Indian Bar Association

Indian Bar Association

The National Indian Bar Association NNABA serves those who practice Indian law. It exists to advocate for social, political, cultural, and legal issues affecting American Indians, Native Hawaiians, and Alaska Natives. Offers regular, associate and special memberships.

NNABA represents Indian nations in addition to individuals. Lawyers are traditionally dual citizens of the United States and their tribal nation. As tribal citizens, members are responsible for helping to protect the state sovereignty of Indian tribal governments.

NNABA was established in 1973 under the name American Indian Bar Association. The name was then changed to the American Indian Bar Association and eventually became the Native American Bar Association. When chapters of each of the respective state Indian Bar Associations were established in 1980, the organization adopted the name National Indian Bar Association. Each chapter has voting rights on the Board of Directors, and the association exists to represent all indigenous populations in the lands of the United States.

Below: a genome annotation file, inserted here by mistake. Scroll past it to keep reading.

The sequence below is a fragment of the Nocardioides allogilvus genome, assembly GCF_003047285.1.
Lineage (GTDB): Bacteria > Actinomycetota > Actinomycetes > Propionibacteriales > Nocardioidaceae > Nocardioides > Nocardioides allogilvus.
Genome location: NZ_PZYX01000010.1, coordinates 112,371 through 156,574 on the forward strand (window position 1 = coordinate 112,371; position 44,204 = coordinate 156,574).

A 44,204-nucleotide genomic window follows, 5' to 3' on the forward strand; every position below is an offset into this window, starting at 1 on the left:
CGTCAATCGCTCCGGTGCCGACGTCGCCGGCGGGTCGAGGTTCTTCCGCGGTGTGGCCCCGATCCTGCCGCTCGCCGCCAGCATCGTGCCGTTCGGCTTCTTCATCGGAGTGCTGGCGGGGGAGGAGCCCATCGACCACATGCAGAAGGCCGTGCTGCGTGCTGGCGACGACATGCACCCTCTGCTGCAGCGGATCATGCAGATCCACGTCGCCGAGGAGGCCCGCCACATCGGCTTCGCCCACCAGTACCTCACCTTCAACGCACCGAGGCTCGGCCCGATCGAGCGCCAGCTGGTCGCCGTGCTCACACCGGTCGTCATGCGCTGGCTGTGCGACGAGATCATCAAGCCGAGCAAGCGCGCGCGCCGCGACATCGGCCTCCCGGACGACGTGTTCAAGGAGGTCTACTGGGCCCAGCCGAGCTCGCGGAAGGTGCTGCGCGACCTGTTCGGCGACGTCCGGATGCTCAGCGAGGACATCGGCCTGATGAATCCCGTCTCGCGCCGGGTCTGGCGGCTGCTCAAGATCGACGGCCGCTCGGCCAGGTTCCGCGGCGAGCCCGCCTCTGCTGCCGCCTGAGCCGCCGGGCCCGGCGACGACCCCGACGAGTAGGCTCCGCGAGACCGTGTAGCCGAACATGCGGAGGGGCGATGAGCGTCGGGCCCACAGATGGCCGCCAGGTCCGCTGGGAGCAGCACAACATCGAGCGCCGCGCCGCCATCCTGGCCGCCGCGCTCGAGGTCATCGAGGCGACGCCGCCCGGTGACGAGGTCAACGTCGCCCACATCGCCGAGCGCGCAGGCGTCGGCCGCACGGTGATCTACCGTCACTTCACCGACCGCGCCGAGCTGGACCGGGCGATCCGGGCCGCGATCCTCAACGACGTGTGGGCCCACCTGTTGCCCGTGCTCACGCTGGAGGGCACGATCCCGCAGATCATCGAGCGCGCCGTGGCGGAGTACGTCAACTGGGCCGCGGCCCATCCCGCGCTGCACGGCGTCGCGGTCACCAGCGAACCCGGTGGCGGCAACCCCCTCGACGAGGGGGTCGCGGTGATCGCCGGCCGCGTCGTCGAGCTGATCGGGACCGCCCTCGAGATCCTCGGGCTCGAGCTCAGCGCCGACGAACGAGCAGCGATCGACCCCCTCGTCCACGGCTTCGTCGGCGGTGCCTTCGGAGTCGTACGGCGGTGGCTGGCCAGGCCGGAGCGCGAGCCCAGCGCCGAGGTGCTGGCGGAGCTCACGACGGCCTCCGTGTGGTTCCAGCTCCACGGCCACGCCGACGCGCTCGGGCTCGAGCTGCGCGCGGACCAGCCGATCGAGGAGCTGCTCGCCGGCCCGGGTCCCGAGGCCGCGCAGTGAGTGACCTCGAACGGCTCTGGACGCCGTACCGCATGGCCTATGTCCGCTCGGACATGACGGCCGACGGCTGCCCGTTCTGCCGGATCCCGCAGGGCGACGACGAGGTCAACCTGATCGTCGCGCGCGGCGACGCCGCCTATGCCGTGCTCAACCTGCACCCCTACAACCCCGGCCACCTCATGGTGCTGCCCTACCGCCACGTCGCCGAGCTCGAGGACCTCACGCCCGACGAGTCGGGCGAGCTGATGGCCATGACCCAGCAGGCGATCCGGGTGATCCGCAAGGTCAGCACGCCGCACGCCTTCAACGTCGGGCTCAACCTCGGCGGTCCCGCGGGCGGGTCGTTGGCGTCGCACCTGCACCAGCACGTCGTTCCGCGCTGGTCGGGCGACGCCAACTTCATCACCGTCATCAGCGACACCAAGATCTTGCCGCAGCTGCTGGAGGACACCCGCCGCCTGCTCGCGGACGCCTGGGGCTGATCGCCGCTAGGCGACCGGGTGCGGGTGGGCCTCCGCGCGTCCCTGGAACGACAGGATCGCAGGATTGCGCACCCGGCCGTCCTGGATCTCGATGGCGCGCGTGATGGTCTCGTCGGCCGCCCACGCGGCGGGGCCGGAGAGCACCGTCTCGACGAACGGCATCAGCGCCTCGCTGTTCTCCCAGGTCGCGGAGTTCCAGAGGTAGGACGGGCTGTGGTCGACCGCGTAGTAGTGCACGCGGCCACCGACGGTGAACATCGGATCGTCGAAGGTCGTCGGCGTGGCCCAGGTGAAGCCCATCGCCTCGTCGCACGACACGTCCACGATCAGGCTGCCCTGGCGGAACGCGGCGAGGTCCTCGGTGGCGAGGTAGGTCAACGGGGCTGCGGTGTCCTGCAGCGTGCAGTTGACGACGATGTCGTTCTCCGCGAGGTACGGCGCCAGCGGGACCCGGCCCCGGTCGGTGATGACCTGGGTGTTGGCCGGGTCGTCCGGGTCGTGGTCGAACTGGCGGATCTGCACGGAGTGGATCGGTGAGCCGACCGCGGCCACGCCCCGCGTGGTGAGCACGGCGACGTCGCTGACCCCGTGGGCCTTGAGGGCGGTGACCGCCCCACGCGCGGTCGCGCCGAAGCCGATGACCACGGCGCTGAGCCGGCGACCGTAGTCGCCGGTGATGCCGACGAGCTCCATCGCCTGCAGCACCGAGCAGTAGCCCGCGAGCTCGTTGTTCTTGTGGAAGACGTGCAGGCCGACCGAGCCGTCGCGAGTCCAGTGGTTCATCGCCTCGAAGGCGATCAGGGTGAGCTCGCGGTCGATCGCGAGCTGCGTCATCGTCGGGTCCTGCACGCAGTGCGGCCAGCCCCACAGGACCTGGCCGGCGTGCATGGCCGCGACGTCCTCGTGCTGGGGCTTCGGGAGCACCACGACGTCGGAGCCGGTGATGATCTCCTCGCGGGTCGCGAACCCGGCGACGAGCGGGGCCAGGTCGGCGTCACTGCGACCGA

NNABA’s goals are to protect the autonomy of local tribal nations and tribal court systems. The association serves to promote understanding of the distinctive legal status of Native Americans and the inclusion of Indian law in state bar examinations, particularly in states with tribal governments.

According to the US Constitution, Indian tribes are sovereign entities. Indians are not taxed. Tribal governments have all the responsibilities of any other government, including providing education and health care for their citizens, along with keeping them safe. Tribes have their own infrastructures including judicial systems, police forces, prisons, etc.

The problem of law school applicants lying about being Native American is growing. To be Indian, one must have tribal citizenship, not just ethnicity. As a tribal citizen, one receives a registration number used similar to a social security number. Census data reported an increase of 228 Native American lawyers between 1999 and 2000. However, law schools accounted for 2,500 Native American graduates. The disparity highlights the huge problem.

The law school curriculum barely mentions the fact that there are three separate legal structures in the United States. Schools, especially where Indian tribes are located, should integrate the Indian law curriculum into their programs. NNABA is working diligently with schools to help make the necessary reforms.

If you would like more information about the Native American Bar Association or help finding a lawyer, visit

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